Eurasian black vulture
|Eurasian Black Vulture|
|Conservation status||Near threatened|
The Eurasian black vulture (Aegypius monachus) is a bird of prey from the subfamily of Old World vultures, Aegypiinae.
The Eurasian black vulture is the largest flying bird of prey in the Old World, with only the two species of New World condors being larger. It has a length of 3 feet 3 inches to 3 feet 11 inches, a body weight of 14 to 25 pounds, and a wingspan of 8 feet 2 inches to 10 feet 2 inches. Females are larger than males. It has a single-colored dark brown plumage, which looks black from afar. Head and neck not naked, but covered in a fine, black-colored down. The skin of both is a bluish-pink in color. The wings are broad, the tail is often slightly wedge-shaped.
Eurasian black vultures are found from Spain to the Balearic Islands, the Balkans, Western Asia and North India to southern Siberia, northern China and Mongolia. Winter range is further south, such as in Sudan, the Middle East, northwest India, Pakistan and Korea. In Southern Europe, the adult birds do not migrate during the winter; in Asia the northern populations will migrate to more southerly regions in the cold season.
The habitat of the Eurasian black vulture is above all forested hills and mountains, but for food searches it also frequently flies over open terrain.
The Eurasian black vulture feeds primarily on the carrion of large and medium-sized mammals. Occasionally, especially in the summer, when there is less carrion, it will kill small animals such as reptiles, hares, and rodents. At the carcass it is usually the dominant species of vulture.
According to the IUCN, the Eurasian black vulture is listed as near-threatened. In Europe it has become rare in many parts of its original distribution area or has already disappeared completely; it was once found in Morocco, Portugal, Italy, the former Yugoslavia, Albania, Romania, Moldova and Israel. Some work is being done at conservation, with the intent to intensify breeding, increase populations in their current range, and reintroduce them in their former range. In Spain the number of birds increased from 200 breeding pairs in 1970 to almost 1000 in 1992; the Spanish island of Mallorca has a nature conservation organization which catches young vultures to move them out to the south of France or Macedonia. In addition there are small remaining stocks of the vulture in Greece (about 16 pairs), Bulgaria (1 pair) on the Crimean peninsula (3-6 couples) and in European Russia (about 50 couples).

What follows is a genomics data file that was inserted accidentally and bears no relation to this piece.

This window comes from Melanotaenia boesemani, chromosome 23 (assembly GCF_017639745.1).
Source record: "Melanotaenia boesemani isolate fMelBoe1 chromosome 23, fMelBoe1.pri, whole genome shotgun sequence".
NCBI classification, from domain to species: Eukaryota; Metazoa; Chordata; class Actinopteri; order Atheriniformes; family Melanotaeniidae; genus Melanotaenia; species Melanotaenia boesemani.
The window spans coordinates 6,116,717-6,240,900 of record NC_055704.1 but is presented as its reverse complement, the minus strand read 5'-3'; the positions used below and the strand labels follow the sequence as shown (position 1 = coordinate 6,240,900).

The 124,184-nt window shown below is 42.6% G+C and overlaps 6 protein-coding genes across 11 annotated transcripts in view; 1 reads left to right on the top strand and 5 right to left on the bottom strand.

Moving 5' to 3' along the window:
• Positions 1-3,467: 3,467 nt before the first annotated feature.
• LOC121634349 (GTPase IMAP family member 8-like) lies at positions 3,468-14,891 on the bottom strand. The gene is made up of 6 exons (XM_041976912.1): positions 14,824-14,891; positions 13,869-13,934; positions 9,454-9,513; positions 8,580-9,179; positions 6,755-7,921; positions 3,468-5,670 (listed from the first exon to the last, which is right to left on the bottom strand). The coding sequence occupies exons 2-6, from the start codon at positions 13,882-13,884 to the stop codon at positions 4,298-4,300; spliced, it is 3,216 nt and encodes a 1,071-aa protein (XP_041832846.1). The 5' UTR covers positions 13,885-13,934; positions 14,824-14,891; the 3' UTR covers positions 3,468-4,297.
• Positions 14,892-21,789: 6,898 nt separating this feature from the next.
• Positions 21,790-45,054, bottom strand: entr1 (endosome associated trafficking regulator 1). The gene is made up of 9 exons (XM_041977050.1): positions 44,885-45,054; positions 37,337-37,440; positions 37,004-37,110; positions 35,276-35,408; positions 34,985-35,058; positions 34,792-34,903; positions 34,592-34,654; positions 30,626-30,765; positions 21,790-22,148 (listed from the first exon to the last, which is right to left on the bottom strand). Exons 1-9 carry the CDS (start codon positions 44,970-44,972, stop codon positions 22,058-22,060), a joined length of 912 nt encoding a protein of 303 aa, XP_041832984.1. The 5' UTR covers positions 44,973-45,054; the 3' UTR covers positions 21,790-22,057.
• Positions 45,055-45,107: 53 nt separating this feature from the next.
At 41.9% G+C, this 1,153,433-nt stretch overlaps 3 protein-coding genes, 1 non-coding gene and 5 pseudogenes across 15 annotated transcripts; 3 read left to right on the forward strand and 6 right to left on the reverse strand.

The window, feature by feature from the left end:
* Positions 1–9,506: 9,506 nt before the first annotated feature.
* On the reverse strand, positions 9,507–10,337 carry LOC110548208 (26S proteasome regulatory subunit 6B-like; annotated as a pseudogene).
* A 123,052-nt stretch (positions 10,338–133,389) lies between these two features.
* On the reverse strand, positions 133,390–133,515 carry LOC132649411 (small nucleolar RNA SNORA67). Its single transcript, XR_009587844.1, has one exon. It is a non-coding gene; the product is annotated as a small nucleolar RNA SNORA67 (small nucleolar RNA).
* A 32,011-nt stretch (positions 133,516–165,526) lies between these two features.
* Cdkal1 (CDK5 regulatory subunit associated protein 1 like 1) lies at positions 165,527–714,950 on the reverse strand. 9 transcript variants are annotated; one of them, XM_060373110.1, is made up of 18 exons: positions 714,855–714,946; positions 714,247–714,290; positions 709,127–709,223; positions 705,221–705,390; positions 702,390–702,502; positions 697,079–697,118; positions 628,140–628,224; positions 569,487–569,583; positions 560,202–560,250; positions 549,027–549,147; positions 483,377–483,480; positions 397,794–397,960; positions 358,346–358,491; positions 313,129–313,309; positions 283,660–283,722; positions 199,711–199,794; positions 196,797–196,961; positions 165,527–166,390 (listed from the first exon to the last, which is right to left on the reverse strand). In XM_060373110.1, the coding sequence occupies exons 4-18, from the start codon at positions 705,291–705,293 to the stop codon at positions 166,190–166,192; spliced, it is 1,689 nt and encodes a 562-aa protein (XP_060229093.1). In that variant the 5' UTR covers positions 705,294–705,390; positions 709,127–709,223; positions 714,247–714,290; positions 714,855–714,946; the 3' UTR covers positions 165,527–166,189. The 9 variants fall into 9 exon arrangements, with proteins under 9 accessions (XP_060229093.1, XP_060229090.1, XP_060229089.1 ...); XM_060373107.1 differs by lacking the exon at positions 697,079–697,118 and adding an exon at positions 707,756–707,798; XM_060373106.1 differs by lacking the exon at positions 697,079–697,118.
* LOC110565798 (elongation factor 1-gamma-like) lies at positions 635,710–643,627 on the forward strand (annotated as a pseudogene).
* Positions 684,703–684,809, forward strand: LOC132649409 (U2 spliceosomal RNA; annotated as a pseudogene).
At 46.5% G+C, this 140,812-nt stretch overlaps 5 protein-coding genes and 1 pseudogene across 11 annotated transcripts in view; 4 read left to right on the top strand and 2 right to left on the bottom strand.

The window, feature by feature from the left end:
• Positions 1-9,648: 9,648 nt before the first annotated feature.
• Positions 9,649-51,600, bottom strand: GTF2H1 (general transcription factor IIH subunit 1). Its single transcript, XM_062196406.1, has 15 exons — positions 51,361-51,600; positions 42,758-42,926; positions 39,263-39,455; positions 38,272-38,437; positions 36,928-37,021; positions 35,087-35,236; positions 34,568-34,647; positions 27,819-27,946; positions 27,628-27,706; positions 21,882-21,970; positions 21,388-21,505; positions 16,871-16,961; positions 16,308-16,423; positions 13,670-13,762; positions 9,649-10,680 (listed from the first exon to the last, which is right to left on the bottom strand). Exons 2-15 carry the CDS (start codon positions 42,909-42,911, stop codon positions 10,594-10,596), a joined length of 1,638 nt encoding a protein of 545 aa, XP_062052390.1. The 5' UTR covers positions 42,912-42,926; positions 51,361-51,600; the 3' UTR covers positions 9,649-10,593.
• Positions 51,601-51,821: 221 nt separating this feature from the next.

Little is known about the stocks in Asia, and all vulture species in addition to the Eurasian black vulture have shown a large decline in numbers, with the prime suspect a disease which has decimated herds of saiga antelope (Saiga tartarica), as well as a reduction in numbers of other wild ungulates and domestic livestock. In the Asian part of the Russia there are probably little more than 1000 pairs. The IUCN estimates the total stock of 7,800-10,500 pairs.